I asked the Mayor’s Office if the City planned to set aside money for abortion access funds, and mayoral spokesperson Jamie Housen directed me to Public Health – Seattle & King County, as they lead efforts around reproductive health services. I sent the Public Health department the same questions, and I will update if the agency responds.

Housen added that the Mayor’s Office will “continue to closely follow these developments and engage with providers, patients, and advocates to review data and best support additional needs as they emerge.”

Similarly, Budget Chair and Councilmember Teresa Mosqueda said the council will “continue to work with our state partners to expand access to health coverage for those who don’t have it.” She and Normand both praised the state for allocating $7.4 million to support abortion providers and health care access in HB 1851 last session.

As far as specific investments from the council, Mosqueda said she could not speak on behalf of the council or what budget actions it may take later this fall. While most of the council’s budgeting happens toward the end of the year, the coming supplemental budget also presents an opportunity to move money around.

Even without a clear plan, she said she is confident in the City’s “strong track record of making sure that we’re protecting services and providers as well from prosecution.”

She seemed most focused on supporting the effort to codify Roe into federal law, a policy that Sen. Bernie Sanders tweeted about last night. Changing the statute will require action from Congress, so the council can effect change by working with Washington’s congressional delegation and with the Biden administration, she said.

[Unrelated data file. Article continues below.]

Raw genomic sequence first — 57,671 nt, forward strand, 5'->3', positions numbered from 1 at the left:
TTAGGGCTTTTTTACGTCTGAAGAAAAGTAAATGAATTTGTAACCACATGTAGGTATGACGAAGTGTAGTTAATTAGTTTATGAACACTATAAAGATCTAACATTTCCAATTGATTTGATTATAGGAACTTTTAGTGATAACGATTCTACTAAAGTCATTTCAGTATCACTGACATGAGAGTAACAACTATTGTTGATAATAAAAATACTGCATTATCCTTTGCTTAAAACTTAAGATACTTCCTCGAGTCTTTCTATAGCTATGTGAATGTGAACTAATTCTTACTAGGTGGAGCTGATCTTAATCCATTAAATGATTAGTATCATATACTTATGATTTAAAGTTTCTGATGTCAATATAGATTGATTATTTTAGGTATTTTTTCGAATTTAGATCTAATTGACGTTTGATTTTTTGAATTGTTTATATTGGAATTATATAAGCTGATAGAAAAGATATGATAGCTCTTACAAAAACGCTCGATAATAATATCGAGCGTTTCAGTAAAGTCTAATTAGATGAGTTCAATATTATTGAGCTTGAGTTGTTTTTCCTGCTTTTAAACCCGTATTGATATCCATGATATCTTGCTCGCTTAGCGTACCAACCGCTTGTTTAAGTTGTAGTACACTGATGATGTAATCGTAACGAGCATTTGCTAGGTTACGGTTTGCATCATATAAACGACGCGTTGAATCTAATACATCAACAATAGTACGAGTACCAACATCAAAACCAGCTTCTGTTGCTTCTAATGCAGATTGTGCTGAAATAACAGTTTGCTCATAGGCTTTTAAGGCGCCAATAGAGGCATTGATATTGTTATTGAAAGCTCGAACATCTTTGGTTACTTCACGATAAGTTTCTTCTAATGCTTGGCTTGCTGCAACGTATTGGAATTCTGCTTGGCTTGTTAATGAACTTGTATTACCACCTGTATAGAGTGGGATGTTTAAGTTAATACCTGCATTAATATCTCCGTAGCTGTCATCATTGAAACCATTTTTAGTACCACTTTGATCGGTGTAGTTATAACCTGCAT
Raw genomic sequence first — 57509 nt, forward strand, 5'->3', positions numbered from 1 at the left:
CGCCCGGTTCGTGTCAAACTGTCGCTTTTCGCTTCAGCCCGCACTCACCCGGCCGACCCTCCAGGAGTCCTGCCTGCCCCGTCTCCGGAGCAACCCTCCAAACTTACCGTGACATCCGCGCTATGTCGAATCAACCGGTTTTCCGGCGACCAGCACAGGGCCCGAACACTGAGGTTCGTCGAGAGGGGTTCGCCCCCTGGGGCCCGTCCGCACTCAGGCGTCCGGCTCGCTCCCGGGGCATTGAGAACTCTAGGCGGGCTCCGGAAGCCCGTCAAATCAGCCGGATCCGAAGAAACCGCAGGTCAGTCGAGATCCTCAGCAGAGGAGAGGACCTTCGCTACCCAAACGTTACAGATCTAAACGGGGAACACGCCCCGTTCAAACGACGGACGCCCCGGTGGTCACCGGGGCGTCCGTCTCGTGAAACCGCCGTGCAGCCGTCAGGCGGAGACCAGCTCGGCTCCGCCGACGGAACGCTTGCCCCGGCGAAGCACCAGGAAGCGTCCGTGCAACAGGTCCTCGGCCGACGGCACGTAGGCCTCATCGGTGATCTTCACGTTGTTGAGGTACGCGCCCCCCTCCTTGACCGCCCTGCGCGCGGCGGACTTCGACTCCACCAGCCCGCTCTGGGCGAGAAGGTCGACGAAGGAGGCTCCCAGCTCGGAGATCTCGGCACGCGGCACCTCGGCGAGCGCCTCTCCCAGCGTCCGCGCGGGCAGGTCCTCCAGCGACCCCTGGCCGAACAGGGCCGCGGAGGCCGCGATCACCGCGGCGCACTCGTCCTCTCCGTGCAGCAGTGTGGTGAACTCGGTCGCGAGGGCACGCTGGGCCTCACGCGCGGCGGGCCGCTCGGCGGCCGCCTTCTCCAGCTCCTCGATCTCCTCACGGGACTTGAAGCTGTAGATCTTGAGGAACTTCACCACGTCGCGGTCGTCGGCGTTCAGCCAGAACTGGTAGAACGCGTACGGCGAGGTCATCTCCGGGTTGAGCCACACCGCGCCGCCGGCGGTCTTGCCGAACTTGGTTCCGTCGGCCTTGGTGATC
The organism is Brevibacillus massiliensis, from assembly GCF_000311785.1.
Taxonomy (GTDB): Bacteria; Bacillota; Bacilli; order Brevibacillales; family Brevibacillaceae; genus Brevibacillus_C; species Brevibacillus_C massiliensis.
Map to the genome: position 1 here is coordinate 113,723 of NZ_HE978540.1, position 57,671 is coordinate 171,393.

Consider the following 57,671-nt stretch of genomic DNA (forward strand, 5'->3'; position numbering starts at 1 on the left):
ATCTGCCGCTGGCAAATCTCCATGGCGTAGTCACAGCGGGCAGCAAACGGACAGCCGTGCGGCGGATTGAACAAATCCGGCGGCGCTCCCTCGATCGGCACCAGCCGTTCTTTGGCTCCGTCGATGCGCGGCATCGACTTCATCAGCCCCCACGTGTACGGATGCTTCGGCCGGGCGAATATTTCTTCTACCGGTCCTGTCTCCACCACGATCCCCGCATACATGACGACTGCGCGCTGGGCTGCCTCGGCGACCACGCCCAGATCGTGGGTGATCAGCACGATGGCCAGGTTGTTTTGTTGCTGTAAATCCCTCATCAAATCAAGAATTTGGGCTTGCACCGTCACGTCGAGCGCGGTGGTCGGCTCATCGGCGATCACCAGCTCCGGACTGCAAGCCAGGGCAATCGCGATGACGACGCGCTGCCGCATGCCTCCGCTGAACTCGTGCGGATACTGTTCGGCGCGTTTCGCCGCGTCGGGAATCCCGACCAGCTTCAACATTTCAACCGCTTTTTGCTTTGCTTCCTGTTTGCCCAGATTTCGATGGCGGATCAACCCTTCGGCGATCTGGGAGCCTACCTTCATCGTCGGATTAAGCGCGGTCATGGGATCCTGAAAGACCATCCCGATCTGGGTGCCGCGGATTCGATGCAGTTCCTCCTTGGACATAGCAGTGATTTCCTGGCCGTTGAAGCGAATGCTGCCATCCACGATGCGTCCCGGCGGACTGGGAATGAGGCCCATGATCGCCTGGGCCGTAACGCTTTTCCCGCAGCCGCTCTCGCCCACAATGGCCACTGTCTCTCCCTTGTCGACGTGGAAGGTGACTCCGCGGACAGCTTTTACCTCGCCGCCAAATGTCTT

Councilmember Kshama Sawant took issue with that strategy. In reference to the same tweet from Sanders, she called it “a misplaced focus on legislative means.”

In a press release, Sawant said activists won Roe v. Wade through a mass movement, and so she will attempt to protect it through similar means. On Tuesday night, Sawant will host a rally to defend abortion access at 6 pm in Westlake Park. I asked if Sawant would bring forth any related legislation, such as allocating City money to abortion funds, and I will update if she responds.

Alatorre said she’s disappointed but not surprised that the City doesn’t have an immediate plan to give money to struggling abortion access funds.

“I don’t have high expectations for legislators and politicians. I very much operate in the present moment, serving the people in my community, supporting them and getting the abortion care that they need directly versus waiting for laws to change,” she said.

But Normand said that just because Seattle has not gotten its “duck’s in a row” quite like Portland, she is confident that the will to help exists. As Councilmember Dan Strauss said in an email statement, “All options are on the table to safeguard abortion access.”